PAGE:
On a regular basis, the Consumer Federation of America, in cooperation with the National Association of Consumer Agency Administrators and the North American Consumer Protection Investigators, publish a report on the state of consumer protection and consumer experience in America. This report includes the Top Ten Consumer Complaints, based on surveys of 33 state, county, and city agencies in 18 states.
The report concludes that state a local government agencies are at the front line of consumer protection. “State and local agencies are vital components of the consumer protection system in the United States. The issues they deal with run the gamut from sleazy auto sales to shoddy home improvement work, bare-knuckled debt collection tactics to bogus health products and services, fraud on the Internet to gouging at the gas pump.”
Unfortunately, despite consumers’ increasing need for protection, services have continued to drop. According to the survey, concerns over budget cuts are widespread. Declining revenues from sales taxes, property taxes, and other sources, result in tighter budgets for the agencies and ever-shrinking available services to mediate consumer complaints.”71 percent reported that they experienced cuts just prior to or during the survey period, compared to 47 in our previous report,” the groups say.
Apparently, the trend that was reported in the last survey continues: complaints went up at many agencies in 2009 and the resources available to help consumers went down. This is a list of the top ten worst-rated categories based on consumer reports. They are ranked in order of the amount of complaints they received.
Misrepresentations in advertising or sales of new and used cars; lemons; faulty repairs; leasing and towing disputes
Cash for Clunkers and Chrysler’s bankruptcy ensured that auto industry complaints topped this year’s list. Dealers exploited the Cash for Clunkers program by having customers sign “Contingency Agreements,” guaranteeing that the customers would have to pay the $4,500 rebate if the federal government failed to do so. Several dealers also refused to give customers their cars before the government approved the sales. Chrysler’s bankruptcy caused concern among car owners, fearing that the “new” company would not honor refunds or exchanges for poorly performing vehicles. Although arguably not the company’s fault, that didn’t stop the complaints.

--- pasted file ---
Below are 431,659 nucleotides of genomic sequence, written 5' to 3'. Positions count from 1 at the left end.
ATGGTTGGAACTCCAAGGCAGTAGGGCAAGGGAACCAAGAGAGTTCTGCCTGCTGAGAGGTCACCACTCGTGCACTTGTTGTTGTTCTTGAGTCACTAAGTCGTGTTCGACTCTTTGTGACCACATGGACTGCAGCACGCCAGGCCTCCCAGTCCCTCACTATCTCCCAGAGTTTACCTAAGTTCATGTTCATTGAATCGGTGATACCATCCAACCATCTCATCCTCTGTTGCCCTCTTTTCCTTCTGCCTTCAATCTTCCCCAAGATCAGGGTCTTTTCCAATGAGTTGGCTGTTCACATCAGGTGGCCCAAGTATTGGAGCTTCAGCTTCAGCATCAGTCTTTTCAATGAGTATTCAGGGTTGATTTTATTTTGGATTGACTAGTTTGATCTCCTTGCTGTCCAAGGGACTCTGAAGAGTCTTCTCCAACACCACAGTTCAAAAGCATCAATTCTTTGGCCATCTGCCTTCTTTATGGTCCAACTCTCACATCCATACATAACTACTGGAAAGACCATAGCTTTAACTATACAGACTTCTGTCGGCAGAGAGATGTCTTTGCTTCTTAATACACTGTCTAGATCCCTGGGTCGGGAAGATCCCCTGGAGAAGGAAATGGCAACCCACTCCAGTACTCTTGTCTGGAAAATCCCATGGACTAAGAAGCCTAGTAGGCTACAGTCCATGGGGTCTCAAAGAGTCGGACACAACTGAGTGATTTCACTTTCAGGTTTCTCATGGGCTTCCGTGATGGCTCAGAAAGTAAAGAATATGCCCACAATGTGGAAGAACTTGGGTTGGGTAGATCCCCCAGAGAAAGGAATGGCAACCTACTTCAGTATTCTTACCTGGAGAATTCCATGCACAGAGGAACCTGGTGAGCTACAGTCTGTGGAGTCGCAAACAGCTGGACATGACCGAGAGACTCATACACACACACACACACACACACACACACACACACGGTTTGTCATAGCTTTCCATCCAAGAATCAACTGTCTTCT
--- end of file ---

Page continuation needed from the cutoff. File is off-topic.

Billing and fee disputes; mortgage-related fraud; credit repair; debt relief services; predatory lending; illegal or abusive debt collection tactics
With the recession underway last year, it is not surprising that credit and debt complaints were the fastest growing category. Hundreds of complaints were issued by consumers against a Georgia-based law firm for harassment, breach of confidentiality, and collection of misattributed debts. Foreclosure rescue scams were also a huge problem, resulting in a federal effort aimed at reversing the trend called “Operation Loan Lies.” One company deceived many customers by offering to help obtain loans – billing them $1,800 for the service. After charging desperate customers, the company did nothing to help them secure financing.
3. Home Improvement/Construction
Shoddy work; failure to start or complete the job
Fraudulent contract work was widespread this year. One Sacramento couple was charged $252,650 for a $40,000 remodeling deal, effectively cleaning out their life savings. Another couple was charged $323,605 for a home that was originally priced $297,000. Worst still, the couple found out that the money they were paying their contractor was never passed down to the subcontractors, who, not surprisingly, quit working after they didn’t get paid.
Service problems or billing disputes with phone, cable, satellite, Internet, electric and gas services